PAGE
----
We can definitely help you with going forward is to look at is there is a chance to wean your mother off the tracheostomy. That’s something I can definitely help you with, even from a distance because we’ve got lots of experience with it.
Patrik: Besides getting the 1:1 consulting, have you also subscribed to our free email newsletter?
Janet: Yes, I did. And I have viewed the entire web site. It’s really a good website and offers a lot of help!
Patrik: The good news about INTENSIVE CARE AT HOME is that it
a) Improves the quality of life for your Mom and for you as a family when you have 24/7 ICU/PICU nurses coming to your home
b) It helps health insurances and other funding bodies to reduce the cost of an ICU bed by 50%
c) It frees up in-demand and scarce ICU beds
d) It prolongs life because most long-term ventilated patients in LTAC (215) or nursing homes die because they don’t have the skills that a specialized service like INTENSIVE CARE AT HOME has.
Janet: That’s interesting, thank you.
Patrik: You can look up more information about INTENSIVE CARE AT HOME here.
Janet: Wonderful. Glad to hear. And so, how long have you been in business like your business that you run INTENSIVE CARE AT HOME?
Patrik: We’ve been in business for about six years, but I’ll tell you a little bit more about that. As you can hear, I speak with an accent. English is not my first language. I was born in Germany and in Germany, intensive care at home services are everywhere. It’s massive. It’s huge.
Patrik: Twenty years ago, I helped set up the first service for intensive care in home in Germany. Then during my travels, I worked in England. Then when I came to Australia, I realised there is no intensive care at home. I couldn’t believe it.
Janet: When are you going to set up a place in the United States?
Patrik: Eventually. I can tell you that we are in the middle of doing that. We have put a US phone number on our web site for intensive care at home and I can tell you the phone is ringing. So we’re not in a position to provide the service yet, but we know the interest is there. So we’re not in a position to do that yet but we’ll launch soon. But we know there is a growing demand. We know that. The English speaking world whether it’s the United States, the UK, whether it’s Australia, they are far behind when it comes to intensive care at home. They’re thirty years behind. It’s been happening in some countries in Europe for the last twenty, thirty years.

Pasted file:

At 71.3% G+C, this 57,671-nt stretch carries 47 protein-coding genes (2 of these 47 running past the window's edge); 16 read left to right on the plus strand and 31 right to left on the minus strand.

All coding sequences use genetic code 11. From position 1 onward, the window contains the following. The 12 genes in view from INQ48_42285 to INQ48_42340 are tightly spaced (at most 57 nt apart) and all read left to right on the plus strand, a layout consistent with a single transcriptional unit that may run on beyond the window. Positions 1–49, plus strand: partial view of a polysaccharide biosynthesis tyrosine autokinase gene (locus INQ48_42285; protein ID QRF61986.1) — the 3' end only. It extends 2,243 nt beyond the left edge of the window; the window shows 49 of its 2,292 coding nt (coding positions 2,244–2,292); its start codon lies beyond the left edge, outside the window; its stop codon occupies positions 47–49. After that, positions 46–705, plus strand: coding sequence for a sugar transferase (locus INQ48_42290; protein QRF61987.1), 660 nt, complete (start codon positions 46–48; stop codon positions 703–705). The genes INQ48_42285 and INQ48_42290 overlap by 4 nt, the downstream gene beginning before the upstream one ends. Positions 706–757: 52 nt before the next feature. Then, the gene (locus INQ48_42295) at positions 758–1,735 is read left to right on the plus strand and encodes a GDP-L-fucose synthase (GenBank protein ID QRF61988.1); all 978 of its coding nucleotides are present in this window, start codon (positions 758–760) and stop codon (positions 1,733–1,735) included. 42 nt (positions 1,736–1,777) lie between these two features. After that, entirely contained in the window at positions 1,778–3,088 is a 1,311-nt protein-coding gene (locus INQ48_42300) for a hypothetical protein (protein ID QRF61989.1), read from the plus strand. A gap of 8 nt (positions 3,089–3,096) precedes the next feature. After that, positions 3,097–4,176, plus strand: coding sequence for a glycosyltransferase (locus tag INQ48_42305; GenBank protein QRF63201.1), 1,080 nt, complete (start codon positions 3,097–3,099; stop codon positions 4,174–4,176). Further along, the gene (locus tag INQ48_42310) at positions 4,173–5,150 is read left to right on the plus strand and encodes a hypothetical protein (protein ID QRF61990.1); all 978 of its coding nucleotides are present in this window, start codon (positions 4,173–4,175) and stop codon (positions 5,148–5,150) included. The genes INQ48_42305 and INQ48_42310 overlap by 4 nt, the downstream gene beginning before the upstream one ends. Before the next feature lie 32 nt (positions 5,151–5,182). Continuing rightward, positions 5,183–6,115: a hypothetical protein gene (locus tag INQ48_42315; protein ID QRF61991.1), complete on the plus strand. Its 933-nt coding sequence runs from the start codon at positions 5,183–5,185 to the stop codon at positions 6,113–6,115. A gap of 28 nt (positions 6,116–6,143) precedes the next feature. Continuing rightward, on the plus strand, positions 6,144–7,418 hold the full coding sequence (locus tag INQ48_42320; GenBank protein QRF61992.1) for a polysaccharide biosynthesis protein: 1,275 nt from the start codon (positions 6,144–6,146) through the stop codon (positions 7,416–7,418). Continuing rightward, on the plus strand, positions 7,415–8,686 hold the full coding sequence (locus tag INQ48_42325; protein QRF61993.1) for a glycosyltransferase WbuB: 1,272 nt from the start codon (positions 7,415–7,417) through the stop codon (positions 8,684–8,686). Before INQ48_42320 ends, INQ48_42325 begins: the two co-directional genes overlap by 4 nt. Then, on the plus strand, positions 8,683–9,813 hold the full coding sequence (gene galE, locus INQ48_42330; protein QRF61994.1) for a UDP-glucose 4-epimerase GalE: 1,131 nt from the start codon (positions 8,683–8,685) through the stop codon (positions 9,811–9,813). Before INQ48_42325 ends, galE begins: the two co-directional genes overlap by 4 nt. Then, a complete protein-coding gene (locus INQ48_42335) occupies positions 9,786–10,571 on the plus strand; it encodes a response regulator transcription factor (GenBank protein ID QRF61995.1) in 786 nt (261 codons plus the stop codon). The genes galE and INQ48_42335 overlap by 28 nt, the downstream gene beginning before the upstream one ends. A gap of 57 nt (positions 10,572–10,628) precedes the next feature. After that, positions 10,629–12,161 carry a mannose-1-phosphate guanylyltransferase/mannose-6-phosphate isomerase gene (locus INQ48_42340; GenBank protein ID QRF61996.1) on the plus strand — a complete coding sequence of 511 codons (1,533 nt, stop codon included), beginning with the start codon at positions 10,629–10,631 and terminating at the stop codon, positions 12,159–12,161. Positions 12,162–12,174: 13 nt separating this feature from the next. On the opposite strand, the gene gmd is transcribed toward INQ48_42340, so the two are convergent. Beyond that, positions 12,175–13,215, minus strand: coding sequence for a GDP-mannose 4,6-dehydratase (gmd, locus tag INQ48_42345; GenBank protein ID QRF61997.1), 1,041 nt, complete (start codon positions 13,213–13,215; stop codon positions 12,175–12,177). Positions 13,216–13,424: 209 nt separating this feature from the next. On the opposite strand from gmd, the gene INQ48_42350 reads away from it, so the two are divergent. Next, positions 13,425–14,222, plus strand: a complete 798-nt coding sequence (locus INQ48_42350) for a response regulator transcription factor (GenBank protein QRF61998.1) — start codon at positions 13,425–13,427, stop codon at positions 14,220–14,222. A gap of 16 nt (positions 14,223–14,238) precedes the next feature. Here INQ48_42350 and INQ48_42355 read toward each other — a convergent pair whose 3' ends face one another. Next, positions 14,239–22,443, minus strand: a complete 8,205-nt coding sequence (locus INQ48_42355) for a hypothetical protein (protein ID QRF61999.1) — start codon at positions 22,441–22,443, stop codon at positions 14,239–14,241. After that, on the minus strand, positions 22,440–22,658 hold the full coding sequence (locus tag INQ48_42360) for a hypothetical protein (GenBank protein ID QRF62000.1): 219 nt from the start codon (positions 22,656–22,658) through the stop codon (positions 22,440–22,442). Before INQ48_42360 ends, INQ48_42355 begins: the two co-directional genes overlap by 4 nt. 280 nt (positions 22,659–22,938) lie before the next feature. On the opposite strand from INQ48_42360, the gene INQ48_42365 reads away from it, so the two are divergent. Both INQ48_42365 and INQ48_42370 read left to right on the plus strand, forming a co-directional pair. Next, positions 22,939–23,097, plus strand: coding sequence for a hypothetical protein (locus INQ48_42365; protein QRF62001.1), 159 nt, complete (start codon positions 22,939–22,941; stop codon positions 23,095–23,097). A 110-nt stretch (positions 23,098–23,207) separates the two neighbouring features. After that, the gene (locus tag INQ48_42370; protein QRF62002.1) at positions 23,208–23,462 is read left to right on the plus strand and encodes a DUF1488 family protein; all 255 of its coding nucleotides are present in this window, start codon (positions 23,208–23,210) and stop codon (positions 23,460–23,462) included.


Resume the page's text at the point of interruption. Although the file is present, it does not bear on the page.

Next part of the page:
Janet: Thank you very much and I appreciate it.
Patrik: You’re very welcome. Look out for the email. You should get it in the next half an hour.
Janet: Thank you. Have a good day.
Patrik: Thank you so much. Take care. Bye bye.
How can you become the best advocate for your critically ill loved one, make informed decisions, get peace of mind, control, power and influence quickly, whilst your loved one is critically ill in Intensive Care?
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Sign up and download your FREE “INSTANT IMPACT” REPORT now by entering your email below! In your FREE “INSTANT IMPACT” REPORT you’ll learn how to speak the “secret” Intensive Care language so that the doctors and the nurses know straight away that you are an insider and that you know and understand what’s really happening in Intensive Care! In your FREE report you’ll also discover
- How to ask the doctors and the nurses the right questions
- Discover the many competing interests in Intensive Care and how your critically ill loved one’s treatment may depend on those competing interests
- How to eliminate fear, frustration, stress, struggle and vulnerability even if your loved one is dying
- 5 mind blowing tips & strategies helping you to get on the right path to making informed decisions, get PEACE OF MIND, control, power and influence in your situation
- You’ll get real world examples that you can easily adapt to you and your critically ill loved one’s situation
- How to stop being intimidated by the Intensive Care team and how you will be seen as equals
- You’ll get crucial ‘behind the scenes’ insight so that you know and understand what is really happening in Intensive Care
- How you need to manage doctors and nurses in Intensive Care (it’s not what you think)
Thank you for tuning into this week’s YOUR QUESTIONS ANSWERED episode and I’ll see you again in another update next week!
Or you can call us! Find phone numbers on our contact tab.
Also check out our Ebook section where you get more Ebooks, Videos and Audio recordings and where you can also get 1:1 counselling/consulting with me via Skype, over the phone or via email by clicking on the products tab!
This is Patrik Hutzel from INTENSIVECAREHOTLINE.COM and I’ll see you again next week with another update!